It’s My Birthday and I’ll Cry If I Want To

or Why FEAR is Like Hot Sauce – Part III’

Recently my colleagues bought me cake and a signed card with lovely wishes for my birthday. A [false] social media alert had triggered their interest and they had pooled together to congratulate me.

I stammered something about it not being my birthday but they clarified they had then done research and found my date of birth on our staff database and that it was only a few weeks prior.

I managed to thank them and mutter something about being a birthday ‘grinch‘. However, when left alone, I was overcome with a wave of emotion, humiliation, condemnation, and hot tears.

Why did such a lovely guesture catalyse such a flood of emotion?

As I paused to examine my feelings, I unearthed a deep sense of failure, unloveliness, lack of dignity and embarrassment layered there. These sadnesses about my life are emphasisesd at each anniversary of my birth as though mile markers taunt me to show my lack of progress or as a measuring rod, to highlight my lack of stature.

When my colleagues tried to cheer me for my birthday, I felt like a door to a private room of grief was suddenly thrown open, a door I was hoping to keep closed. Memories of relationship failures, griefs about unmet expectations and unrealised dreams came tumbling out; fears of social indignity and disrespect met the light of what I fear most of all, the knowledge of these failures in the faces of my colleagues. I felt crushed.

I looked down and focused on my work and I cried silently in the office that afternoon.

Joseph Campbell writes,

It is by going down into the abyss
that we recover the treasures of life.

Where you stumble,
there lies your treasure.

The very cave you are afraid to enter
turns out to be the source of
what you are looking for.
The damned thing in the cave
that was so dreaded
has become the center.

You find the jewel,
and it draws you off.

I don’t talk about my birthday because it reminds me of the failures of my life. I have not achieved XYZ and am still struggling with questions of identity, purpose and direction. I’m not where I feel like I should be and I am I feel shame.

My response to being warmly congratulated by friends, alerted me that there was a cave I needed to enter, a cave of vulnerability and to sharing my life experiences with my colleagues, my life story, with others that could yield a treasure of friendship and connection that I have not yet experienced with them.

Instead of pretending to be ‘A-Okay’, and a little distant, my story with all its honesty and griefs, could indeed be a treasure to encourage other people who feel they are failures, unlovely, undignified or ashamed.

What is it about Abraham?

Abraham Lincoln  (1809 – 1865) was the 16th President of the United States serving between  1861 and 1865.

Lincoln led the United States through its Civil War— preserving the Union, abolishing slavery, strengthening the federal government, and modernizing the economy. Largely self educated, Lincoln has been consistently ranked both by scholars and the public as one of the three greatest U.S. presidents.

He is an example to all of us to “never give up.” Born into rural poverty, his schooling lasted less than a year, but he taught himself by avid reading.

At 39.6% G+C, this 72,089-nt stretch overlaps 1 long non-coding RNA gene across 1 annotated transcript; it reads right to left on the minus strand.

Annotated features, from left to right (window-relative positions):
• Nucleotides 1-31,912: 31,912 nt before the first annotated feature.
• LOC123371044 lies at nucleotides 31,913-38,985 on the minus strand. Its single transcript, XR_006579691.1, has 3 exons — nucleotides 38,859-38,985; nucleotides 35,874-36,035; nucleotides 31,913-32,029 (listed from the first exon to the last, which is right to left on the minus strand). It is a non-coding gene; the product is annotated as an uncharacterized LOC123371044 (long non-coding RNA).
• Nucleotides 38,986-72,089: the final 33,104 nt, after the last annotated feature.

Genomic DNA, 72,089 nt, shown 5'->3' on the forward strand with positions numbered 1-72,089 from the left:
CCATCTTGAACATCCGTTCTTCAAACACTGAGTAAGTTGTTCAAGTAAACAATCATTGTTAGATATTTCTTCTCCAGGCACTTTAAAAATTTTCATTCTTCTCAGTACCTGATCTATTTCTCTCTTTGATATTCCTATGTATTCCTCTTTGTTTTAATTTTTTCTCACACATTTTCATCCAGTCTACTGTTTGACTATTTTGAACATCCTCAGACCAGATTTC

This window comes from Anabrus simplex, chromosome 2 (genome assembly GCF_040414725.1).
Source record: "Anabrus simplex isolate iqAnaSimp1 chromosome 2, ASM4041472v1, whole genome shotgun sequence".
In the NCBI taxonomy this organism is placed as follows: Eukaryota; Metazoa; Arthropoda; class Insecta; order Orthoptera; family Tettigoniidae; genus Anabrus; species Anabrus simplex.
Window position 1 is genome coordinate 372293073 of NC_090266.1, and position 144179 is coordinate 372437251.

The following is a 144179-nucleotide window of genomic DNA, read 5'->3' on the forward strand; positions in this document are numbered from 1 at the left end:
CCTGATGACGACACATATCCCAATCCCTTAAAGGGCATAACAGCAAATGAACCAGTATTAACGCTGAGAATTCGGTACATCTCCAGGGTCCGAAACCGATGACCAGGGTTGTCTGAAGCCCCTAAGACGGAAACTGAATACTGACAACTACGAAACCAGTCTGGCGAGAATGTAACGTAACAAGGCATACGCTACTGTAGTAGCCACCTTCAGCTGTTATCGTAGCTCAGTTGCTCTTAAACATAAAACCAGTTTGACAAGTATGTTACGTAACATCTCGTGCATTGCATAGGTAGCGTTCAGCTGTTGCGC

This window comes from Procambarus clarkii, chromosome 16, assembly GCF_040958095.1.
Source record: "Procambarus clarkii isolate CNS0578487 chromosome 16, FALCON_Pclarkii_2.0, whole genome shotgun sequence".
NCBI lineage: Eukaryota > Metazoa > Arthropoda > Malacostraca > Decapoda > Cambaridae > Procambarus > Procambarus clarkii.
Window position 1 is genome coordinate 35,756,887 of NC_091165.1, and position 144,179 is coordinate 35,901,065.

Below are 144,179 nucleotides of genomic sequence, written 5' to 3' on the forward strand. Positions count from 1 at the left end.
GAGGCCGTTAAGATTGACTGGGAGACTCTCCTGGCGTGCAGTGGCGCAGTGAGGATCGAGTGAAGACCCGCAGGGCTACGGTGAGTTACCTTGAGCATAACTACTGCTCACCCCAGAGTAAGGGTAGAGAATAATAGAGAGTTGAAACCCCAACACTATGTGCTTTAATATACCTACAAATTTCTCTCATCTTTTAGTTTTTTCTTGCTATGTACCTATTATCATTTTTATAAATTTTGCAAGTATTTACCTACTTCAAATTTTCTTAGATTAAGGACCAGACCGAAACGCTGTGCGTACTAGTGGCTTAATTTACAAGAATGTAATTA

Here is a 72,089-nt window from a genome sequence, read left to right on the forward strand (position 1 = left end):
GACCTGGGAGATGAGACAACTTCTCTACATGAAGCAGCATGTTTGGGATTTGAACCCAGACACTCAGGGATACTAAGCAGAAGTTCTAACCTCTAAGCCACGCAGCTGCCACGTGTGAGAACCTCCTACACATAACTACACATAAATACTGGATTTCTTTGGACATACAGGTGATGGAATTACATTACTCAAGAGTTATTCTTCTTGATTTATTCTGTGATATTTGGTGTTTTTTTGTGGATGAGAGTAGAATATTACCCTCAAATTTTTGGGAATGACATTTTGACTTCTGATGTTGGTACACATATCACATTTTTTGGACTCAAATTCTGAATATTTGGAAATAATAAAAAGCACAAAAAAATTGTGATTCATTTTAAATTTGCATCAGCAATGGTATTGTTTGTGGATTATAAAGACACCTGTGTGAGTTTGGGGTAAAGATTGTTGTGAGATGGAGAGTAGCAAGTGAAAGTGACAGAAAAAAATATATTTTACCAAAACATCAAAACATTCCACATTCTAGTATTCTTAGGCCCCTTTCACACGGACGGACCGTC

abraham 1

 

Lincoln is consistently used in illustration as a man defined by struggle. Articles such as this below, outline Lincoln’s failures and successes:

  • 1831 – Lost his job
  • 1832 – Defeated in run for Illinois State Legislature
  • 1833 – Failed in business
  • 1834 – Elected to Illinois State Legislature (success)
  • 1835 – Sweetheart died
  • 1836 – Had nervous breakdown
  • 1838 – Defeated in run for Illinois House Speaker
  • 1843 – Defeated in run for nomination for U.S. Congress
  • 1846 – Elected to Congress (success)
  • 1848 – Lost re-nomination
  • 1849 – Rejected for land officer position
  • 1854 – Defeated in run for U.S. Senate
  • 1856 – Defeated in run for nomination for Vice President
  • 1858 – Again defeated in run for U.S. Senate
  • 1860 – Elected President (success)

abraham 2

 

Another Abraham of history, Abram of Ur, the Chaldean, suffered many set backs to become “father of history.”

Fore-father of Judaism, Christianity and Islam, Abraham was aptly named “father of nations” [Gen 17].  However, Abram and his wife Sarai were barren throughout most of their lives.

Told by God to leave their home country, the family journeyed from Ur to Haran, and from Haran to Canaan. Still no child eventuated. God promised to Abraham, his children would fill the land as the stars filled the sky and bless the whole world [Gen 15]. Still no child eventuated.

Finally God promised Abraham, that his descendents would be rulers and kings would come from him [Gen 17]. God sealed the promise with an unconditional covenant in which the punishment would fall on God if ever the covenant were broken. Eventually a child was born.

Abraham was 100 when the child was born and Sarah past her child-bearing years. Yet God asked Abraham to sacrifice his son. Obedient until the last Abrahm, believed that God had a purpose and so obeyed. Abraham’s hand was stayed at the last minute and a ram provided in place of his son.

Generations later, kings and nations of have descended from one man and his aged wife. Moreover, through Abraham’s descendents “THE king” was born and all the nations of the earth were blessed.

abraham 3

 

The point is, the two Abrahams and their stories give us the big picture. In the moment, we cannot see the point of crises in our lives. We cannot see the narrative we are living.

When we look to the Abrahams of history we can be encouraged to no give up, to endure the hardships because greater men than us have, and their struggle has yielded great things.